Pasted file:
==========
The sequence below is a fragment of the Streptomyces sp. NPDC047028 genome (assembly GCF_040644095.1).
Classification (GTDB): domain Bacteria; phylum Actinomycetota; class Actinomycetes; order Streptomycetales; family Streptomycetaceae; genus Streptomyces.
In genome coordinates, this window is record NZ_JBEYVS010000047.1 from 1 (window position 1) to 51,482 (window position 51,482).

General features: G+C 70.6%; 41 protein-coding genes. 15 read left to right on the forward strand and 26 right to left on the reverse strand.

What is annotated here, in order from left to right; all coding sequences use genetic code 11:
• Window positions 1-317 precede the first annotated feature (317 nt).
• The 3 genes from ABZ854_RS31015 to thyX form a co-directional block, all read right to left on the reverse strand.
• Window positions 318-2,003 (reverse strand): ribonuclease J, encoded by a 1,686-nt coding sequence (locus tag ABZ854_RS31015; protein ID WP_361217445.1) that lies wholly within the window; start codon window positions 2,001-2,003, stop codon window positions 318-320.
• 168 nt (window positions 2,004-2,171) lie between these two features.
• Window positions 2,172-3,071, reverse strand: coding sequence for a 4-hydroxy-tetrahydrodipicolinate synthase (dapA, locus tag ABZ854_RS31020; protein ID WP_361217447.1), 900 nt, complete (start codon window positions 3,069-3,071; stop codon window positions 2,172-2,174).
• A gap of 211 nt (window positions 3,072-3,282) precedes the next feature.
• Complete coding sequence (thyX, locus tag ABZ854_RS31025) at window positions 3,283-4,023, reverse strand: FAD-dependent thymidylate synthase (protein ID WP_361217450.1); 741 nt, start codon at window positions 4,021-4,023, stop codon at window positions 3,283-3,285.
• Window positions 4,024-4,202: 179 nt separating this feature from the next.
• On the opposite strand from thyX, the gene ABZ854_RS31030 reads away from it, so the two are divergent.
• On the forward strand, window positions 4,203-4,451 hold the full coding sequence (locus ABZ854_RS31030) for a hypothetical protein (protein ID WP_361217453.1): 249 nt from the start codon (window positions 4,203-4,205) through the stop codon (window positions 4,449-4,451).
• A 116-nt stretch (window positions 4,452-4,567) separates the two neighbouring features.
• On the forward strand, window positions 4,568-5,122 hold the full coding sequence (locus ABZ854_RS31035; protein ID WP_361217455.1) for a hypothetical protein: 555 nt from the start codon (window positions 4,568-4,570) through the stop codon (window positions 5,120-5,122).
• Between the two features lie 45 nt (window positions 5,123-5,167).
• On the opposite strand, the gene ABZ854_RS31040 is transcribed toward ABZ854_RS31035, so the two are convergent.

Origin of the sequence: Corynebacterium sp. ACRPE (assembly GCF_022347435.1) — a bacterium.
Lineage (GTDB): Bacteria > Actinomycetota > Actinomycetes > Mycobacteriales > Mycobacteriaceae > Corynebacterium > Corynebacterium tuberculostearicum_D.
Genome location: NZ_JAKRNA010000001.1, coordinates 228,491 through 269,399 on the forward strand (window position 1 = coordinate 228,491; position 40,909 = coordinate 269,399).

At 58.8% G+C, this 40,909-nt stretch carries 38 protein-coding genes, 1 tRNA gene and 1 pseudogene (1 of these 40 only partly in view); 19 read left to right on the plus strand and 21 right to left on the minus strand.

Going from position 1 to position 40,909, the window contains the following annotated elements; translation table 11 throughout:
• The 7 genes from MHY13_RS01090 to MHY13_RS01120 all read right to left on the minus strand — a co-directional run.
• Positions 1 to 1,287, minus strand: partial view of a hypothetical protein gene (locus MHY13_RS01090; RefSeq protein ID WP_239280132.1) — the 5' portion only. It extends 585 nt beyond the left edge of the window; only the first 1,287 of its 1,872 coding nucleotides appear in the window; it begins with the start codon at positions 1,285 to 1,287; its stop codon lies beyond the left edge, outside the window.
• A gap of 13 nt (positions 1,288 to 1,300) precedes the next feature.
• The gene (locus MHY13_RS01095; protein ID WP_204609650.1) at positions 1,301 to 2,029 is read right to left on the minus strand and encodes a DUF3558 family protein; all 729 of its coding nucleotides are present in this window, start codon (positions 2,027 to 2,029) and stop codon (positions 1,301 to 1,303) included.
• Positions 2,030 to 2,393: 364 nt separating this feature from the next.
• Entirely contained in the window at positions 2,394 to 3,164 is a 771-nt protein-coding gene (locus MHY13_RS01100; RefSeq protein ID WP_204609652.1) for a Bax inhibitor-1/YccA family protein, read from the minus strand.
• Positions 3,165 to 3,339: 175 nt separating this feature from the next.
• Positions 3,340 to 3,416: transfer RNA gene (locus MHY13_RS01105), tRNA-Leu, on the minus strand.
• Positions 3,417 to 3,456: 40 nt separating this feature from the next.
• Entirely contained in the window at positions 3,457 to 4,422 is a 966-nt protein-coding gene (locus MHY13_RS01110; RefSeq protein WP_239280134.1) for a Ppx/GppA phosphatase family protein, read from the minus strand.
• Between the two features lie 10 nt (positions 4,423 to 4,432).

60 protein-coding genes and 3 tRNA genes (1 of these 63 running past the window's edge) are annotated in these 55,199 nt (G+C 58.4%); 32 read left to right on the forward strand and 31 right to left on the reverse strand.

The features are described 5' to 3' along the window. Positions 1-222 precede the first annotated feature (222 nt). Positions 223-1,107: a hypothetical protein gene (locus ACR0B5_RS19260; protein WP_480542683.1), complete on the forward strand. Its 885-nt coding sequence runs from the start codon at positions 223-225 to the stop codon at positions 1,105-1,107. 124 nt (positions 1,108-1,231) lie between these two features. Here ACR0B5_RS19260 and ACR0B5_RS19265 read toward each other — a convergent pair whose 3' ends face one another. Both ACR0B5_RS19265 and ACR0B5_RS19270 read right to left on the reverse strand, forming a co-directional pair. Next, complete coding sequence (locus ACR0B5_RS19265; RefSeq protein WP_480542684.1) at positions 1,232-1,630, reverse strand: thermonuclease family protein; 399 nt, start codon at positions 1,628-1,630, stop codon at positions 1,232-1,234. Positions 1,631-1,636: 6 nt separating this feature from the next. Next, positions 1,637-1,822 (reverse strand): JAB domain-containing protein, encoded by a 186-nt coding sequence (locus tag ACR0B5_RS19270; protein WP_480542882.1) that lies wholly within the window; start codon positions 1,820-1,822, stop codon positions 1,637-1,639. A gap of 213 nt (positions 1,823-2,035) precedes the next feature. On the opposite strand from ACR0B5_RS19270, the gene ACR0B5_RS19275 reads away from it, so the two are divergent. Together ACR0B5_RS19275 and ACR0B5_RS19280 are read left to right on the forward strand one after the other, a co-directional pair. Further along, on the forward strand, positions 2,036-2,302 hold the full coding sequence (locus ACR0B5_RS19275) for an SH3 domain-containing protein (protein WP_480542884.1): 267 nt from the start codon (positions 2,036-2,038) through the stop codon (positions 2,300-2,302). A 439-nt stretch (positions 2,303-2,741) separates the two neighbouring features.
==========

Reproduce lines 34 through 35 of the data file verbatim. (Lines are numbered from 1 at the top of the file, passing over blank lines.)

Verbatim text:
• Entirely contained in the window at positions 3,457 to 4,422 is a 966-nt protein-coding gene (locus MHY13_RS01110; RefSeq protein WP_239280134.1) for a Ppx/GppA phosphatase family protein, read from the minus strand.
• Between the two features lie 10 nt (positions 4,423 to 4,432).